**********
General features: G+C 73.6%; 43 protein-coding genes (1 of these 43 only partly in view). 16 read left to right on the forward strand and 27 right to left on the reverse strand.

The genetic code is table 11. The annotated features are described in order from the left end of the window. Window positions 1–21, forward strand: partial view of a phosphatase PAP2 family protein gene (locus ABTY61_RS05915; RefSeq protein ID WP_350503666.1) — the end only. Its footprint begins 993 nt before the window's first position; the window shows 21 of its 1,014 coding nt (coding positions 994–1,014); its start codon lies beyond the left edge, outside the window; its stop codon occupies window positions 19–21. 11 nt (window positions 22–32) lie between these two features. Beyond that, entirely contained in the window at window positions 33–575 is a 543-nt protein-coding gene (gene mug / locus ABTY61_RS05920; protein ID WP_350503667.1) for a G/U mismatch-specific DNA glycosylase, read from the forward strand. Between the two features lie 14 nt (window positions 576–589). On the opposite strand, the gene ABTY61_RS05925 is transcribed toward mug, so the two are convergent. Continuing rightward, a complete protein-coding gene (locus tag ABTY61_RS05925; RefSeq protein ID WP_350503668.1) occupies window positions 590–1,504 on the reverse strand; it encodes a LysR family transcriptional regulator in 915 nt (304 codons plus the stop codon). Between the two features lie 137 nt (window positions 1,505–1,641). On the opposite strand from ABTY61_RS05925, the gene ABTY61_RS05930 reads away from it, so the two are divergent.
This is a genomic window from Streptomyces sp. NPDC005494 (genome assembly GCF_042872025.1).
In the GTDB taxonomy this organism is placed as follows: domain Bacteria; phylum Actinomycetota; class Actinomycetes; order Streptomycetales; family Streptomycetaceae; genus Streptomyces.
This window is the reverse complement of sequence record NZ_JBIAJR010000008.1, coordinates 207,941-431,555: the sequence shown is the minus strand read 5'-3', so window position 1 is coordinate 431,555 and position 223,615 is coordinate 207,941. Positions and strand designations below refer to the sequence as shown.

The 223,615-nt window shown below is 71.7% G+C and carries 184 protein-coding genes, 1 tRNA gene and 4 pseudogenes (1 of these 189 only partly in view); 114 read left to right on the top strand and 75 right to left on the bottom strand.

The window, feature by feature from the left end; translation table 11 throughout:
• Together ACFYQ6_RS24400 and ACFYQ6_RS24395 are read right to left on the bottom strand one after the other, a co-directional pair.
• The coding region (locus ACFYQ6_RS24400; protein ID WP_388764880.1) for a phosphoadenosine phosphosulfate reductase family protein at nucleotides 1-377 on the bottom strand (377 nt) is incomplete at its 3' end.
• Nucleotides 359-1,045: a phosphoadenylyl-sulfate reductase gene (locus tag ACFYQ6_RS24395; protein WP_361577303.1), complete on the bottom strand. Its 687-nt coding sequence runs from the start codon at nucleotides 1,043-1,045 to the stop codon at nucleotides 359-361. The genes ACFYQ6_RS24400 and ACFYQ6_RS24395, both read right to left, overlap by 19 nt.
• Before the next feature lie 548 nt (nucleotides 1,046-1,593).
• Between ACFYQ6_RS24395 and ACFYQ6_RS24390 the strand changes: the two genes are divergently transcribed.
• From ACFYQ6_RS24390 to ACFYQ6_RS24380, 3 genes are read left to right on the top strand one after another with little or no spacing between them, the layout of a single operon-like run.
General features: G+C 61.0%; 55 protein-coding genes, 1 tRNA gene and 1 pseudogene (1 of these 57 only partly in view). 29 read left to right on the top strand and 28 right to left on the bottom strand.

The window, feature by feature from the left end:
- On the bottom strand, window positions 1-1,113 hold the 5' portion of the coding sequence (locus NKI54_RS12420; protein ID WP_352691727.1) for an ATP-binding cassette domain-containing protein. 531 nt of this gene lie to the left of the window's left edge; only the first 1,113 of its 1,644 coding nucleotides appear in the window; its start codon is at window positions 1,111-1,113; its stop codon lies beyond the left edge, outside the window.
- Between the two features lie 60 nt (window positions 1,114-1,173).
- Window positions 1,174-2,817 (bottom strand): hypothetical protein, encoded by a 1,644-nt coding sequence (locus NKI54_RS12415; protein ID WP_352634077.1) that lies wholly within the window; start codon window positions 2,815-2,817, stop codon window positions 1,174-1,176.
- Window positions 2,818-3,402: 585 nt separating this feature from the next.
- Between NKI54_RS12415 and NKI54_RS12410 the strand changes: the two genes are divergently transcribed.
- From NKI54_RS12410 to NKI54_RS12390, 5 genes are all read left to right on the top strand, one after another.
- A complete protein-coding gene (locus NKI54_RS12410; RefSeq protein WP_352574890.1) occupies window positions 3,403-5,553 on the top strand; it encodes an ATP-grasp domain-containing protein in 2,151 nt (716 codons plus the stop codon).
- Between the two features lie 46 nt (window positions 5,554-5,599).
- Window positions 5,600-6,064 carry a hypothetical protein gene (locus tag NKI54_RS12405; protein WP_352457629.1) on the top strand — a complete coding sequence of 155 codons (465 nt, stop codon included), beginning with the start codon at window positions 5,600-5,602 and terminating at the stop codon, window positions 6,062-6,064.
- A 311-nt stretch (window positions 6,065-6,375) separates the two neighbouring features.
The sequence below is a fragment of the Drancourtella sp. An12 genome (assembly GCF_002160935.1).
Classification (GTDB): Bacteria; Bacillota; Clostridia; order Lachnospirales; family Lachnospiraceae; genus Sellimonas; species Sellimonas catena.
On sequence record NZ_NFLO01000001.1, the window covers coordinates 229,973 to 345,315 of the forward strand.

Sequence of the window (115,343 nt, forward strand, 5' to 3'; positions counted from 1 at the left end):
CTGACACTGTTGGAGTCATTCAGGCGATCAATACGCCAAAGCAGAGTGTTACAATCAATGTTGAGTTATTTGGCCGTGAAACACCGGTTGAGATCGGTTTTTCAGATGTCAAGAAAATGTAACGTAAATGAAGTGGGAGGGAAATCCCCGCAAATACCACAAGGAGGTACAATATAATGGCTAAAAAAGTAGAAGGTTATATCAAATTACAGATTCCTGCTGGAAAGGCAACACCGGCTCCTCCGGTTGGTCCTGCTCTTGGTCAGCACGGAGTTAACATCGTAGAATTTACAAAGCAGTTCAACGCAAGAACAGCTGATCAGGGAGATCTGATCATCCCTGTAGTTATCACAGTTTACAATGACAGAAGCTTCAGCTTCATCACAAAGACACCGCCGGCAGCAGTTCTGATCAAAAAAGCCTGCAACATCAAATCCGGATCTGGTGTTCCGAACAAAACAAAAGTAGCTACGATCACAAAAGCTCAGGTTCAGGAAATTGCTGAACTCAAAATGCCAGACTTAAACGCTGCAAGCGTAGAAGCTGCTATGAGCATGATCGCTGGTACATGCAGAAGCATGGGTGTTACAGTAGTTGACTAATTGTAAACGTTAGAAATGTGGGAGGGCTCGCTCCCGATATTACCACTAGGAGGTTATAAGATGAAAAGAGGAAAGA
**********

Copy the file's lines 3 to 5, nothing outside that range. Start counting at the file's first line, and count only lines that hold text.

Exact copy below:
This is a genomic window from Streptomyces sp. NPDC005494 (genome assembly GCF_042872025.1).
In the GTDB taxonomy this organism is placed as follows: domain Bacteria; phylum Actinomycetota; class Actinomycetes; order Streptomycetales; family Streptomycetaceae; genus Streptomyces.
This window is the reverse complement of sequence record NZ_JBIAJR010000008.1, coordinates 207,941-431,555: the sequence shown is the minus strand read 5'-3', so window position 1 is coordinate 431,555 and position 223,615 is coordinate 207,941. Positions and strand designations below refer to the sequence as shown.